[The Spirit is here called “The Spirit of glory and of God;” as being one with the Father, who is “the God of glory [Note: Act_7:2.];” and one with the Son, who is “the Lord of glory [Note: 1Co_2:8.].” His office it is to descend and dwell with the saints, as their Comforter [Note: Joh_14:16.]. And when we really suffer for Christ’s sake, it is both an evidence that he does rest upon us, and a pledge that he will be with us in a more abundant measure. If the Holy Spirit had not already wrought faith in our hearts, and put somewhat of the image of Christ upon our souls, the world would have suffered us to rest in peace: for “if we were of the world, the world would love its own; but because we are not of the world, but Christ has chosen us out of the world, therefore the world hateth us [Note: Joh_15:19.].” But the enmity of the world on account of what we have received from this divine Agent, only serves to call down upon us yet richer communications, even such as shall be sufficient to bear us up under our trials, and to make us conquerors over all our enemies.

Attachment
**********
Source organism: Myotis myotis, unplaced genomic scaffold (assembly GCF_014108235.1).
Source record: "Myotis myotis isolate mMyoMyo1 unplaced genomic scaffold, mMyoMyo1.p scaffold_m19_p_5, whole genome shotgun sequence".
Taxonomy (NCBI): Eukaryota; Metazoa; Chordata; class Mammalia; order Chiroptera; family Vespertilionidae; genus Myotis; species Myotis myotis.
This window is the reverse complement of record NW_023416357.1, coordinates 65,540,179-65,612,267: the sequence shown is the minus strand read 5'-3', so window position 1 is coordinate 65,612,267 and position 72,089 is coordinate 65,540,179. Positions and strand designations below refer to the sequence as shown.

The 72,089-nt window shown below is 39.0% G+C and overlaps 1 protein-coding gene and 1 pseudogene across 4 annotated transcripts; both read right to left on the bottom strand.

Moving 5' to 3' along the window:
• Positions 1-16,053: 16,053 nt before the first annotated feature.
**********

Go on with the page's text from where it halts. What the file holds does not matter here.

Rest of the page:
And shall not this reconcile us to sufferings? Or, should any trials be deprecated, which are productive of so great a benefit? If the loss of Christ’s bodily presence was a proper ground of joy to the Disciples, because of the presence of the comforter, who would come to them in his stead [Note: Joh_16:6-7.], much more may any loss or any trials be welcomed by us, if they may but lead to a more abundant effusion of this divine Spirit upon our souls.]

3.       God is particularly glorified in us—

[Doubtless, on the part of the persecutors, God is dishonoured and blasphemed; but on the part of the sufferers he is glorified. Behold a man enduring sufferings for righteousness’ sake: what does he say to all who behold him? In respect of words, he may be silent, as a lamb before its shearers: but by his actions, he proclaims in accents that cannot be misunderstood, ‘My Lord is worthy of all this: never can I shew my love to him sufficiently: if I had a thousand lives, they would be well disposed of in his service: I am ready to bear any thing for him; and am so far from regretting that my love is thus put to the test, that I am thankful for it, inasmuch as it gives me an opportunity of evincing my sense of his excellency, and the ardour of my love towards him.’